For two weeks in December, Lima, Peru, normally a city known for its amazing Ceviche, insane traffic and great surfing, became ground zero in the fight against climate change as 10,000 government officials, UN staffers, environmentalists and others gathered to start pulling together a new global agreement to reduce greenhouse gas emissions.
This United Nation’s summit, known as COP20 (the UN loves acronyms) is more important than many past talks because this is the last big show before the great big show scheduled for this time next year in Paris, France. At the Paris climate change summit (COP21), heads of State from all over the world will be expected to show up and sign on the bottom line to lock in a new long-term global carbon reduction agreement.
1) People Marching in Street
Marching in New York with 400,000 of your closest friends is one thing, but marching in the streets of Lima under the heavy eye of armed military really is next-level activism. On the second Wednesday of the Lima negotiations, more than 10,000 South Americans marched through the traffic-choked streets of Lima to call for climate action. According to 350.org this was the largest climate march in the history of South America. One negotiator I talked to in Lima told me that the main obstacle to getting a deal done is not a technical one – everyone at the table knows what needs to be done. What is missing is the political will, and the largest climate march ever in South America is a great start.
2) No More Carbon After 2050
This is a biggie, and as of Sunday when the Lima COP concluded, the "Elements for a draft negotiating text" still contains one line that should give everyone a feeling of hope that the world will come together in Paris and we will see a meaningful agreement. The line reads simply that the world will aim for "zero net emissions by 2050.” Whether this succinct but powerful statement remains in the final text, we may not know until the last night of talks in Paris. It is a line worth watching closely over the coming months.
3) Obama’s $3 Billion Dollar Move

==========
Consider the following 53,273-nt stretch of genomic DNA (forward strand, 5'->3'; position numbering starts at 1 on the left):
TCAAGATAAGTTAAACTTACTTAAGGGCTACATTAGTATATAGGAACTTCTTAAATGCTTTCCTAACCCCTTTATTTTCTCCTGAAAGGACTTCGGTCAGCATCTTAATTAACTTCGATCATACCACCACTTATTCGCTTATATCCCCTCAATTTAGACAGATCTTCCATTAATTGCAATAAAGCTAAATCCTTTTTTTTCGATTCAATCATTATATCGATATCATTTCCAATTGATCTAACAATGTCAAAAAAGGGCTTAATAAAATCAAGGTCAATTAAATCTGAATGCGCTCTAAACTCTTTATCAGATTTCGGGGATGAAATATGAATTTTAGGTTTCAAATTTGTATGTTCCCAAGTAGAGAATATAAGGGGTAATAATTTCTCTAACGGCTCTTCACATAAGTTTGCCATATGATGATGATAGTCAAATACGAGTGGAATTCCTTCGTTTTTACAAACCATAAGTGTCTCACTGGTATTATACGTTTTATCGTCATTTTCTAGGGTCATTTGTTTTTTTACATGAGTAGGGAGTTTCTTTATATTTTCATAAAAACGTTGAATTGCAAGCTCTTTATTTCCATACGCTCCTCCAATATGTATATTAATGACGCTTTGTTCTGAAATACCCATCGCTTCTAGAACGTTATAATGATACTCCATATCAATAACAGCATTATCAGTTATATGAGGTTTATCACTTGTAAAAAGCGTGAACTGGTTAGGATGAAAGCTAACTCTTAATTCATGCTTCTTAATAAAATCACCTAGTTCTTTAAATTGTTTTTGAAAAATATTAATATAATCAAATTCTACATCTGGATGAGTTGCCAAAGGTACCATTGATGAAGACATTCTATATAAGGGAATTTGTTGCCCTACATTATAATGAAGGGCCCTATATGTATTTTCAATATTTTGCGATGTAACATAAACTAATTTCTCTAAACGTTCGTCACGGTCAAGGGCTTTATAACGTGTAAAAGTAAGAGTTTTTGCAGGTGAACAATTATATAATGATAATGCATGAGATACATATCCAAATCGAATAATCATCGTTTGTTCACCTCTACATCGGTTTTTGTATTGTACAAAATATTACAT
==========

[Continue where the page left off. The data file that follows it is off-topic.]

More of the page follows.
Just prior to the Lima climate talks, President Obama announced that the United States would pony up $3 billion towards the Green Climate Fund (GCF) – this fund is part of the UN climate negotiations and its purpose is to help developing nations move to a renewable energy economy, instead of one powered by coal and oil. Historically, funding to developing nations has been a key sticking point in climate negotiations; on more than one occasion delegations representing developing nations in Africa, Asia and Latin America have gotten up and walked away from the negotiating room, refusing to participate if the issue of financing is not taken seriously.
President Obama’s $3 billion dollar commitment gave the Lima climate talks momentum on the financing issue and saw a wave of new commitments from other Northern hemisphere countries. Even total laggards like Canada and Australia announced GCF commitments of $300 million and $200 million, respectively. Not nearly enough for the oil giant to the North and the coal barons down under, but it’s a start. All in all, the GCF now stands at $10 billion in commitments, which is nothing to sneeze at, but still a long way from the $100 billion that countries had agreed was their goal.
4) Tuning Out the Deniers
Climate deniers have long tried to create a circus sideshow at UN climate events. This year, when the Committee for a Constructive Tomorrow (CFACT) – a well-oiled, highly funded fossil fuel stink tank – showed up, barely anyone engaged. Only two journalists were at their press conference, and one of them was even caught on tape making the outrageous claim that “delegates from poor nations are showing up to the international climate accords just so they collect a per diem and take a vacation with their families.” And so the climate deniers were a bit of freakshow this time around in Lima and garnered only negative attention. We just need to be careful and remember that they’re still out there, they’re still getting paid and they’re actively working on their next attack.
5) Divestment Movement Has Fossil Fuel Companies Running Scared
Even though fossil fuel companies are publicly dissing divestment with a dismissive wave of the hand, behind closed doors the growing movement seems to be making them nervous. In Lima, there was to be a panel, sponsored by Shell called “Why Divest From Fossil Fuels When a Future With Low-Emission Fossil Energy Use Is Already a Reality?” Except, it never came to be. After catching wind that divestment advocates were going to protest the event, the organizers changed the panel to the more innocuous “How Can We Reconcile Climate Targets With Energy Demand Growth?” And it’s not just in Lima that fossil fuel powers are getting defensive about divestment. In Australia, two universities that announced plans to divest were met with threats of legal action. ExxonMobil’s VP of government affairs called divestment “simply...out of step with reality.”
Expect to see more and more defensive maneuvering, as divestment becomes an even more formidable force. On February 13th, divestment advocates around the world will celebrate the first ever Global Divestment Day.
So coming out of these talk in Lima, do I remain hopeful? I do, as do many people I know who are involved in these global climate negotiations. Hope is the key, because with it people from around the world will continue to fight and put the necessary pressure on political leaders to do the right thing.